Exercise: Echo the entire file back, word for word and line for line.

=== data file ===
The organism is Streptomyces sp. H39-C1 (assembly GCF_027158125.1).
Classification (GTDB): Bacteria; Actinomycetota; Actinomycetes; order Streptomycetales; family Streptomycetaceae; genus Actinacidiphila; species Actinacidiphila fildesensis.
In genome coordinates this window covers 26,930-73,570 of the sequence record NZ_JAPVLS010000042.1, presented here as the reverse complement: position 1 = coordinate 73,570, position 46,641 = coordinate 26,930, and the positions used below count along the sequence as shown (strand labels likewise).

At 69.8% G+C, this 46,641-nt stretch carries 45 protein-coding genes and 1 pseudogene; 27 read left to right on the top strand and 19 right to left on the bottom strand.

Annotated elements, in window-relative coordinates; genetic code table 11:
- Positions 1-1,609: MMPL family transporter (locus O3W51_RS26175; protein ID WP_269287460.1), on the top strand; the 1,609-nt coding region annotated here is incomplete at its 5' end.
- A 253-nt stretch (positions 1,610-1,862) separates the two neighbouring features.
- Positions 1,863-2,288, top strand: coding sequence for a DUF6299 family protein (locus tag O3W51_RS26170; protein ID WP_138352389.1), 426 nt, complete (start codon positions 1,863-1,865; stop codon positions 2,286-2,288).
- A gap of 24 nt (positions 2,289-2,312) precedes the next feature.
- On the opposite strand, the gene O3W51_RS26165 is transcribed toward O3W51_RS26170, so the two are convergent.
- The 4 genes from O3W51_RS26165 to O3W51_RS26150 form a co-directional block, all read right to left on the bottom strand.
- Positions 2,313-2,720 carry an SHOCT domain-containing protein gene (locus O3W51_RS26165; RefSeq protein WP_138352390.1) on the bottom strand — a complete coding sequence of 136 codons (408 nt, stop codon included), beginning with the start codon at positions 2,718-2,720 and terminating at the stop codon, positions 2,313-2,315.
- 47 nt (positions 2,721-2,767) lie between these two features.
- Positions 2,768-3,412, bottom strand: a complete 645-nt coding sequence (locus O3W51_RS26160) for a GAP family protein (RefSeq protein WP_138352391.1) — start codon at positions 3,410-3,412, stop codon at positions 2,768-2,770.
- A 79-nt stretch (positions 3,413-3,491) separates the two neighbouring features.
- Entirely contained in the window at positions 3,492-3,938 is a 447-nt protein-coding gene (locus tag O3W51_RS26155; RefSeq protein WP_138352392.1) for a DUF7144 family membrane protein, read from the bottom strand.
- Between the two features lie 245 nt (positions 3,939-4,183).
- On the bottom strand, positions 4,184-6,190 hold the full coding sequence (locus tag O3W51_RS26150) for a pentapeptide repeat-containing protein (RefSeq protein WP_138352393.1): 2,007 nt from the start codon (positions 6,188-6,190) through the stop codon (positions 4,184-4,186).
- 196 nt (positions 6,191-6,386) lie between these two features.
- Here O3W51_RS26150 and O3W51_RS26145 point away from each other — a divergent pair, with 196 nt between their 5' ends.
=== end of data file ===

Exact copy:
The organism is Streptomyces sp. H39-C1 (assembly GCF_027158125.1).
Classification (GTDB): Bacteria; Actinomycetota; Actinomycetes; order Streptomycetales; family Streptomycetaceae; genus Actinacidiphila; species Actinacidiphila fildesensis.
In genome coordinates this window covers 26,930-73,570 of the sequence record NZ_JAPVLS010000042.1, presented here as the reverse complement: position 1 = coordinate 73,570, position 46,641 = coordinate 26,930, and the positions used below count along the sequence as shown (strand labels likewise).

At 69.8% G+C, this 46,641-nt stretch carries 45 protein-coding genes and 1 pseudogene; 27 read left to right on the top strand and 19 right to left on the bottom strand.

Annotated elements, in window-relative coordinates; genetic code table 11:
- Positions 1-1,609: MMPL family transporter (locus O3W51_RS26175; protein ID WP_269287460.1), on the top strand; the 1,609-nt coding region annotated here is incomplete at its 5' end.
- A 253-nt stretch (positions 1,610-1,862) separates the two neighbouring features.
- Positions 1,863-2,288, top strand: coding sequence for a DUF6299 family protein (locus tag O3W51_RS26170; protein ID WP_138352389.1), 426 nt, complete (start codon positions 1,863-1,865; stop codon positions 2,286-2,288).
- A gap of 24 nt (positions 2,289-2,312) precedes the next feature.
- On the opposite strand, the gene O3W51_RS26165 is transcribed toward O3W51_RS26170, so the two are convergent.
- The 4 genes from O3W51_RS26165 to O3W51_RS26150 form a co-directional block, all read right to left on the bottom strand.
- Positions 2,313-2,720 carry an SHOCT domain-containing protein gene (locus O3W51_RS26165; RefSeq protein WP_138352390.1) on the bottom strand — a complete coding sequence of 136 codons (408 nt, stop codon included), beginning with the start codon at positions 2,718-2,720 and terminating at the stop codon, positions 2,313-2,315.
- 47 nt (positions 2,721-2,767) lie between these two features.
- Positions 2,768-3,412, bottom strand: a complete 645-nt coding sequence (locus O3W51_RS26160) for a GAP family protein (RefSeq protein WP_138352391.1) — start codon at positions 3,410-3,412, stop codon at positions 2,768-2,770.
- A 79-nt stretch (positions 3,413-3,491) separates the two neighbouring features.
- Entirely contained in the window at positions 3,492-3,938 is a 447-nt protein-coding gene (locus tag O3W51_RS26155; RefSeq protein WP_138352392.1) for a DUF7144 family membrane protein, read from the bottom strand.
- Between the two features lie 245 nt (positions 3,939-4,183).
- On the bottom strand, positions 4,184-6,190 hold the full coding sequence (locus tag O3W51_RS26150) for a pentapeptide repeat-containing protein (RefSeq protein WP_138352393.1): 2,007 nt from the start codon (positions 6,188-6,190) through the stop codon (positions 4,184-4,186).
- 196 nt (positions 6,191-6,386) lie between these two features.
- Here O3W51_RS26150 and O3W51_RS26145 point away from each other — a divergent pair, with 196 nt between their 5' ends.